Not-too-serious post about race, pt 3
My dear friend Phuong of Mibellarosa is Vietnamese, and I asked her for some anecdotes of race faux pas she’d experienced for our (apparently) ongoing discussion of race and misunderstandings. She is a treasure trove:
I guess you’ve hit the jackpot with me but I’ll only give you a few stories since I may write a memoir one day and try to sell it as a sitcom to white people who are curious with how it is to be Asian…and by Asian I mean Chinese.
1. “Konnichiwa! Anyoung! Ni hao?”
My favorite experience is getting accosted by street vendors or vendors in general in very touristy areas. The experience I speak of is walking around and getting greeted/yelled at by vendors in Japanese–always Japanese first, which I guess is a compliment because A) they think we are light-skinned Asians, which consequently means B) they think we have money. When we don’t respond in Japanese because we are not Japanese, they resort to Chinese, then Korean, then they get curious and asks where we are from. America is never the answer they care to hear. When I’m in a good mood, I tell them to keep guessing. They never guess Vietnamese. My favorite is when they playfully respond with “I love you” in other Asian languages. Please note this has happened in Cozumel, Cancun, Santorini, Rome, Florence, Los Cabos, Playa del Carmen, Athens, Montreal…basically anywhere not near Asia and Hawaii. It makes me think Vietnamese people must be too poor to travel since they haven’t learned how to say “hello” in our language yet. One time I told a vendor I’m Vietnamese and he said “No way. Where are you from really.” I guess I should be flattered that I look like I have money?
2. “Are you Filipino? No? You look like you’re Filipino.”
Are you stupid? No? You look like you’re stupid. The correct thing to do is ask someone what their ethnicity is before you tell them your assumption. It’s never okay to assume someone is of a certain ethnicity and it’ also never okay to be in denial by what ethnicity the person really is.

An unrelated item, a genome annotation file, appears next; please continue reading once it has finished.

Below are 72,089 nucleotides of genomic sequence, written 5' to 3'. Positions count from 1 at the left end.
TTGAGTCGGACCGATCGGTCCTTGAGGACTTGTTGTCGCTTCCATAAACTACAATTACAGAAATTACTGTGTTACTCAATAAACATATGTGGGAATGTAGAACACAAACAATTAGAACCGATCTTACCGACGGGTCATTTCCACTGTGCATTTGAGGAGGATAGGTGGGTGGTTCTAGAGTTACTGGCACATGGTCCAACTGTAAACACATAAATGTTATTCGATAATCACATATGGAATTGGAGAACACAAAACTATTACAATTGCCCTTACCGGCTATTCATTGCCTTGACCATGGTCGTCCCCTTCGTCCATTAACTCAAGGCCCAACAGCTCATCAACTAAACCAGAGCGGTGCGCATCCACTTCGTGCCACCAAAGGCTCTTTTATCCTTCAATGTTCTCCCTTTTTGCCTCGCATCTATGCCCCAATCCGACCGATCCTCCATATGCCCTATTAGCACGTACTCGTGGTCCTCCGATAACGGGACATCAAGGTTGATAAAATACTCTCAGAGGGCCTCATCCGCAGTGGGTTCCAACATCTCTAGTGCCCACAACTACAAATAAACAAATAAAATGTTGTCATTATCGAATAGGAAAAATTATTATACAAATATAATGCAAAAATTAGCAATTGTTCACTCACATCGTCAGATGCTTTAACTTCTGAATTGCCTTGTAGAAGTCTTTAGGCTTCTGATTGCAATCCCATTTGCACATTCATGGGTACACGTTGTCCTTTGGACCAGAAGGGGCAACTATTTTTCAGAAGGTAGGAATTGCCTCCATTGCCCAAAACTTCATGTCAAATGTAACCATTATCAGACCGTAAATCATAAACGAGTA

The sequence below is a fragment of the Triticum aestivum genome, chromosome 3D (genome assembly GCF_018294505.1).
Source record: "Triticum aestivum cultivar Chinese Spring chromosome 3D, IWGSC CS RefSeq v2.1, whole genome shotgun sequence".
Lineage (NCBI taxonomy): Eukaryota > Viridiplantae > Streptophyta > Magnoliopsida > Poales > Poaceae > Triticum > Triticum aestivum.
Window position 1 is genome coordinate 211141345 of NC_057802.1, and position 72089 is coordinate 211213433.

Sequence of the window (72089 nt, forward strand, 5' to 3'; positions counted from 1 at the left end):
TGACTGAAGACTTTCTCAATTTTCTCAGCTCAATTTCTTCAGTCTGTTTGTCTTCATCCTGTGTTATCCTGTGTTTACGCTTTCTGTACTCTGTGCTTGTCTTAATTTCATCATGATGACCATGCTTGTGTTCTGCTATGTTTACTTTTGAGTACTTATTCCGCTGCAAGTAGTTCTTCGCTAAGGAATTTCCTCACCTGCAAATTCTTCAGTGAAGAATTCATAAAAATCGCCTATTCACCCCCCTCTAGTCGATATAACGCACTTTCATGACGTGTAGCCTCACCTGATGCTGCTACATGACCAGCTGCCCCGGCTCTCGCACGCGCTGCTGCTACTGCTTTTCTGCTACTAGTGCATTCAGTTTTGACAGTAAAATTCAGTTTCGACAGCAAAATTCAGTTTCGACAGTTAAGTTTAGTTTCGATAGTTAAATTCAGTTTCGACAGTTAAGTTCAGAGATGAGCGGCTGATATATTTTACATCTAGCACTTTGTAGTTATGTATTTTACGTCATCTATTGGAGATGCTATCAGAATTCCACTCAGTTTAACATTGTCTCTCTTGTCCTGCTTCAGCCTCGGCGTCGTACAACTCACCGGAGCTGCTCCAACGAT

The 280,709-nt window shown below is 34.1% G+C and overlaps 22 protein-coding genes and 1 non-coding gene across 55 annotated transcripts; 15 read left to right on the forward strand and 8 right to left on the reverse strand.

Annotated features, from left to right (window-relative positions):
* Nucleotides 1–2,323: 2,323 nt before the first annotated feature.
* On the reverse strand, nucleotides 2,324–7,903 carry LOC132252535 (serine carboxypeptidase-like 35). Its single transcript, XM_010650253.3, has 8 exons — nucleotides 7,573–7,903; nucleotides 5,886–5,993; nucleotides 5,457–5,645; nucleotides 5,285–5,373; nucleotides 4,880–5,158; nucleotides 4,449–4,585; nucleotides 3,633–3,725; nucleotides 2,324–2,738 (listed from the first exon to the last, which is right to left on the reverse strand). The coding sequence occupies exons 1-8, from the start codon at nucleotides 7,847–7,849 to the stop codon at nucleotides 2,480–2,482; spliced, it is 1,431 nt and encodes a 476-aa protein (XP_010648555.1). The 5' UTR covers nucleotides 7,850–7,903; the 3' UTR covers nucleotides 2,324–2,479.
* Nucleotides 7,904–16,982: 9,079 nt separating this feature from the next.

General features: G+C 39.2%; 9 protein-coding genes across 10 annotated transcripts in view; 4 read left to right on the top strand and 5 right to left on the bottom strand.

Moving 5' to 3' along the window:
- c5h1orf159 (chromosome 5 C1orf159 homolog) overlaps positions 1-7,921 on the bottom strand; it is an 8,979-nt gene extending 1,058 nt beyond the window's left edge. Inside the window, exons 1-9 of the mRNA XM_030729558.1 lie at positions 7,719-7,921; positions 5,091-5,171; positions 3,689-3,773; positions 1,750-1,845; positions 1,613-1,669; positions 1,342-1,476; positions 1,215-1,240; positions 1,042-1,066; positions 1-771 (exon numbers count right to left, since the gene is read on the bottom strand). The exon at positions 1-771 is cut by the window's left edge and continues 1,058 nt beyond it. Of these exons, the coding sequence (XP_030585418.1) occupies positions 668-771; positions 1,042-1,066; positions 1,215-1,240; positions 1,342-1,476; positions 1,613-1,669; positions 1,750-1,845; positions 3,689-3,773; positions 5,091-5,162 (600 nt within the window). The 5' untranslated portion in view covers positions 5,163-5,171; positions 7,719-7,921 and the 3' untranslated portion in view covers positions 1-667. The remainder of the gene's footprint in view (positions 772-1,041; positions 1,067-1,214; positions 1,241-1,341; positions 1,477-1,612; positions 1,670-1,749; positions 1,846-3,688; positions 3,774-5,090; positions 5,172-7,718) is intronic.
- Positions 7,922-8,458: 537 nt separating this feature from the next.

3. “Nguyen? You must be Vietnamese. I had/met a girl in ‘Nam during the war. You look JUST LIKE HER,” smiles random old white men.
I used to work in the geriatric field, so I had comments like these almost every facility I visited and I would visit at least 3-4 venues per day, 5 days a week. It got old fast. If that didn’t creep you out just from reading, imagine them holding my hand or trying to get a feel of my hair to remember their days in ‘Nam. I would get anonymous fan mail sent to my office with phrases like ” your porcelain skin” and “Oriental eyes.” I know they’re from creepy old men because who else still tries to hit on Asian girls with that stuff? This doesn’t just happen at these facilities by the way. I have been hit up at grocery stores before.
4. “We visited Korea once. We love your people.”
A sweet old lady once took my hand at a carnival we participated in at an assisted living facility. She and her husband walked up to my company’s booth and she was so genuinely happy to see me and then proceeded to tell me about their trip to Korea (South, I assume) and how pleasant it was. She was really sweet, so I just let her talk until they moved on.
5. “Wait, that’s your sister?”
When someone asks me, “Oh, you’re Vietnamese and you went to UT/you live in Houston? Do you know (fill in the blank here). I also go, “Of course! That’s my sister/brother/cousin/mom/evil aunt/etc.” The reaction always is, “OMG. Really?! Small world!”
6. “Why do Chinese people always do this?” I don’t know.
Go ask someone Chinese.
7. Non-Asians aren’t the only people who commit these type of faux pas by the way. I’ve been to grocery markets where Asian women and men will just start speaking to me in their native tongue and then walk away when they see the blank look on my face. One trip to Paris, I was shopping and a Chinese woman ran over and tugged on my arm going off in Mandarin. I had no idea what she was saying, of course, but she was very adamant about whatever it was. After two times of telling her I don’t speak Chinese, she looked flustered and left. Apparently, there was a sale at Louis Vuitton, but they had a two-item-limit per customer, so the woman was looking for people to buy bags in her place so she can walk away with more bags.